Exercise 6: Fill up grammar workbooks and read the dictionary

It won’t matter how good your story is if people can’t understand your writing. Good grammar and spelling is the bread and butter of great writing. Through grammar, you are able to provide information in a way that help’s the reader’s comprehension. Through spelling, you are able to convey the precise meaning behind the sentences from the writer to the audience.

Fill up a couple of pages in a grammar workbook every day and add 5 new words to your vocabulary. Eliminate clerical errors from your writing and provide a clear and concise message to your readers.

Exercise 7: Practice different forms of writing every week

There are 4 main types of writing styles, persuasive, narrative, expository, and descriptive. Here’s a quick breakdown:

  1. Persuasive – when you’re trying to convince the reader to commit to a certain action
  2. Narrative – when you’re entertaining the reader and telling them a story
  3. Expository – when you’re informing a reader on events in a journalistic manner
  4. Descriptive – when you’re describing imagery to create a clear picture in the reader’s mind. 

You’ll find a use for each of these different forms of writing as you progress throughout your career. Maximize your ability to engage the audience by learning and practicing these 4 major forms of writing.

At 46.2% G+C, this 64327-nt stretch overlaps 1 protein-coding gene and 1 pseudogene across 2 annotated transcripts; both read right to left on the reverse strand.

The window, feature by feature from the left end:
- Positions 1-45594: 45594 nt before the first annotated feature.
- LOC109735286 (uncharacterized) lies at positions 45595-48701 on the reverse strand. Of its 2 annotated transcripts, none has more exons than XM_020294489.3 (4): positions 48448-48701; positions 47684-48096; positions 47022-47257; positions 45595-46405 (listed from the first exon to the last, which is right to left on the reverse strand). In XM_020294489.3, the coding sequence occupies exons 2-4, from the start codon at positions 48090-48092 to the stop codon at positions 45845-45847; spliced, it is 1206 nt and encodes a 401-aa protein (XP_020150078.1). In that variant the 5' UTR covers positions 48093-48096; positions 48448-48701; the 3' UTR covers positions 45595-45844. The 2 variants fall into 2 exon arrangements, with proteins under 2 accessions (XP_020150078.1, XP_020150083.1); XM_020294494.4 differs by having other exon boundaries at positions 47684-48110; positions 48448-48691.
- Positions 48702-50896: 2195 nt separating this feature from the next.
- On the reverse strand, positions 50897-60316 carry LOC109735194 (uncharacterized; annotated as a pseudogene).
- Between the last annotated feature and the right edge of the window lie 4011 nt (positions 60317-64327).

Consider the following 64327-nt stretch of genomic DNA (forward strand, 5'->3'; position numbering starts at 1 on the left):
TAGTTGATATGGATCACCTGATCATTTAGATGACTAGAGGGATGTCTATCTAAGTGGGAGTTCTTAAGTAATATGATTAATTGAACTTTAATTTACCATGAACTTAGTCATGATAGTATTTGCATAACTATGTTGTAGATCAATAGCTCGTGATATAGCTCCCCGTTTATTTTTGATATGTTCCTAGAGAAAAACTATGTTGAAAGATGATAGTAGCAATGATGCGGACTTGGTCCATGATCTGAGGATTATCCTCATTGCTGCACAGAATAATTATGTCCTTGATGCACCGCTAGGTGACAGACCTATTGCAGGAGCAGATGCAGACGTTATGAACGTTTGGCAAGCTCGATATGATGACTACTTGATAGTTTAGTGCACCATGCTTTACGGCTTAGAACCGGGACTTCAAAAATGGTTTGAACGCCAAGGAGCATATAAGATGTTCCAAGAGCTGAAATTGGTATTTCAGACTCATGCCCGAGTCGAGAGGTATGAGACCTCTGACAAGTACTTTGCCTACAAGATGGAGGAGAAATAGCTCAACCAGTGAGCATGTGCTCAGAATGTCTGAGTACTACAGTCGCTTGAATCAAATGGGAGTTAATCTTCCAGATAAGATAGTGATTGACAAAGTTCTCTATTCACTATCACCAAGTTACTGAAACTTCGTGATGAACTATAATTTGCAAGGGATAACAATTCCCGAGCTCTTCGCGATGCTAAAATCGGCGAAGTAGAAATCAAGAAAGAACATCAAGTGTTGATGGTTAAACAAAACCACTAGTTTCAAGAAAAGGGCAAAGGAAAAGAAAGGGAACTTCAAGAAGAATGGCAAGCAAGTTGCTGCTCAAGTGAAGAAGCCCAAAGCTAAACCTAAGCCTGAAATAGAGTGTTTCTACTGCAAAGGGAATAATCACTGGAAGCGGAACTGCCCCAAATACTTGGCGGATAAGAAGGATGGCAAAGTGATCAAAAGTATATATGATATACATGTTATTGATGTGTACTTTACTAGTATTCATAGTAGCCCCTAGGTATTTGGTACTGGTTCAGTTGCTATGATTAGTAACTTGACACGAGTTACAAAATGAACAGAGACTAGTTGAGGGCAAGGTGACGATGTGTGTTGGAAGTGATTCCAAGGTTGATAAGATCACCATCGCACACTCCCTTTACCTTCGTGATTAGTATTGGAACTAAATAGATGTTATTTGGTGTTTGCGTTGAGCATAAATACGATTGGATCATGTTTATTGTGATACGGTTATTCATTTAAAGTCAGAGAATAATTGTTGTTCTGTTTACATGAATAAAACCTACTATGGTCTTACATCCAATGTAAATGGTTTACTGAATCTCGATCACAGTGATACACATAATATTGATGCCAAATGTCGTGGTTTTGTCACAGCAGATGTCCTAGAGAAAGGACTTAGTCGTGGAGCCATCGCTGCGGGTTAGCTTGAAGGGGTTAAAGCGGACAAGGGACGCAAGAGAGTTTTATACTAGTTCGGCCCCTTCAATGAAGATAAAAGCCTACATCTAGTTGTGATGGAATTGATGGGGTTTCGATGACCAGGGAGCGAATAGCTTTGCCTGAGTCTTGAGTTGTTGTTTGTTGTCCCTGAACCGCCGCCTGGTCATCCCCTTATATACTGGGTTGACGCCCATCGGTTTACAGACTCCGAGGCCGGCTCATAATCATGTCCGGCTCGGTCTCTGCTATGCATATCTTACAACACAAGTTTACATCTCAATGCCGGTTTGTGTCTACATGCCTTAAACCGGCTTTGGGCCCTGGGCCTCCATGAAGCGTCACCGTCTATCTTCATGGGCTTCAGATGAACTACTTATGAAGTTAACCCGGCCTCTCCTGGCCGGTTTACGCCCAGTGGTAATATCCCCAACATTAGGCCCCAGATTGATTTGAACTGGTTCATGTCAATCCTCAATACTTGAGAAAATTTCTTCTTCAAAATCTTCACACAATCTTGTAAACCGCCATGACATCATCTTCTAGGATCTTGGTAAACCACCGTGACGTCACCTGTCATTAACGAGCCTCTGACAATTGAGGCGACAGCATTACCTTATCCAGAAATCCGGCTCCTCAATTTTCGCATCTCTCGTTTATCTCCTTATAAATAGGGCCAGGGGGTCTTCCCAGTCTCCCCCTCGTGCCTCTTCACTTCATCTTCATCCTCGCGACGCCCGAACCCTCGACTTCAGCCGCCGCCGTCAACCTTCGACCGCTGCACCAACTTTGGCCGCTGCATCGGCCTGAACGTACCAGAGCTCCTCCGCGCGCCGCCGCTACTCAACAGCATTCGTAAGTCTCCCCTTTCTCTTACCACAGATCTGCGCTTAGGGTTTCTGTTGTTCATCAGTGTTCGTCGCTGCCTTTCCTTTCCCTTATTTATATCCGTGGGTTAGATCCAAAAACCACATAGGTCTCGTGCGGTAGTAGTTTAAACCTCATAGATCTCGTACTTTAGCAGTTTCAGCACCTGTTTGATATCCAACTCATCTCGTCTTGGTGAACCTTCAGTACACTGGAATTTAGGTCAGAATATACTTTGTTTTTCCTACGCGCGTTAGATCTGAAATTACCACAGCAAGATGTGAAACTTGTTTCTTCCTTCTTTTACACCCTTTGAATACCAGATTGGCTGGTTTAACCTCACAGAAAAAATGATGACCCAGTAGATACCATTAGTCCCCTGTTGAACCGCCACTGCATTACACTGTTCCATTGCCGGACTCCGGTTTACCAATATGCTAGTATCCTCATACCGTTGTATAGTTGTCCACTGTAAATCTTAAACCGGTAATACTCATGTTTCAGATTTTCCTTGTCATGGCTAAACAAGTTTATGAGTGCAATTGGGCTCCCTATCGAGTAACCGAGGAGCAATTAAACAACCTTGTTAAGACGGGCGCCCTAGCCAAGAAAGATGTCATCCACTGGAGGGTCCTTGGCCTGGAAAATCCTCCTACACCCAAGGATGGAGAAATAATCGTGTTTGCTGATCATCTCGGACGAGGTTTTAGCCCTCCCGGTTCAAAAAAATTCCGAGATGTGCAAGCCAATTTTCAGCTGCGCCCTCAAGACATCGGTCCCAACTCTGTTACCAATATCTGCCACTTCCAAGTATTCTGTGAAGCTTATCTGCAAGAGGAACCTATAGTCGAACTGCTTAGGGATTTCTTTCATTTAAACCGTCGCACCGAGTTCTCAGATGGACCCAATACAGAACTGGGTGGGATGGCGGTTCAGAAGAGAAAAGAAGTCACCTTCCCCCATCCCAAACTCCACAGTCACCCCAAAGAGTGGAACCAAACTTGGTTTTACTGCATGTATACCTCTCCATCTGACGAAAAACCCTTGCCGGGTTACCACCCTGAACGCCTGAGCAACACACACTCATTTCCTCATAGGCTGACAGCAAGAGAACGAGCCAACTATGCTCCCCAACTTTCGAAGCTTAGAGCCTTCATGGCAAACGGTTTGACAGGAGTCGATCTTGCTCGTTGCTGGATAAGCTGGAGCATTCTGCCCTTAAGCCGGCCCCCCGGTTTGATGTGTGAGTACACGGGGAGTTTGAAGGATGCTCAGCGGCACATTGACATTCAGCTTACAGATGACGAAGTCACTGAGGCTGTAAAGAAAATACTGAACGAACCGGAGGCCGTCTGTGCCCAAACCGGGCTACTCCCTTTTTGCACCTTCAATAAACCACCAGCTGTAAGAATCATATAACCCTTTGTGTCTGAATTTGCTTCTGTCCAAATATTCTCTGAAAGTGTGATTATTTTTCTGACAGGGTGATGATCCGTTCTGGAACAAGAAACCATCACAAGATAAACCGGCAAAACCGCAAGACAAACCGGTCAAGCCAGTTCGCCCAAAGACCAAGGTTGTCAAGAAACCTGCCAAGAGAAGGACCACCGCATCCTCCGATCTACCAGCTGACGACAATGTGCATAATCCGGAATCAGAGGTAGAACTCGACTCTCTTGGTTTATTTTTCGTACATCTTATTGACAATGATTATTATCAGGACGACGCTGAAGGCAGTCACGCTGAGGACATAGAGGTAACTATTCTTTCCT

Exercise 8: Copy articles from your favourite author

This is one of my favorite writing exercises to date.

Essentially, you take your favorite author’s blog posts or books and literally copy them word for word by hand.

Along the way, you should be conscious of sentence structures and how they frame situations.

You could take notes of the lines that struck you and identify the key points in a piece or chapter and study how these key points are explored.

Is there a pattern?

Does it go something like “1st Story => Explanation => 2nd Story => Explanation => Main Point”?

Is there a formula that keeps you engaged?

Copy their work and find out.

Exercise 9: Leave your writing projects alone for a couple of days

As a copywriter, I tend to stay in my head a lot. This means that I make neural connections that might not make sense outside of my brain. So, whenever I finish a piece or a certain piece of copy, I take a step back and leave it alone for at least 2 days.

I revisit it a couple of days later and ask the following questions:

  1. Does it make sense?
  2. Is it interesting?
  3. Does it suit the target demographic?
  4. What does it tell you to do?
  5. Is it convincing?

If I can’t answer all of these questions, then it’s back to the drawing board

Exercise 10: Edit your old work

Lastly, spend an entire day just going over your past work – editing and revising. This does two things:

  1. Serve as motivation for you to keep going after you see how far you’ve come.
  2. Notice patterns and sentence structures that you might want to change.

Like the athlete and his obsession with game film, this exercise requires you to read over your old writing, formulate annotations for mistakes, create a strategy for improvement and execute.

You’ll surely come out a better writer after this.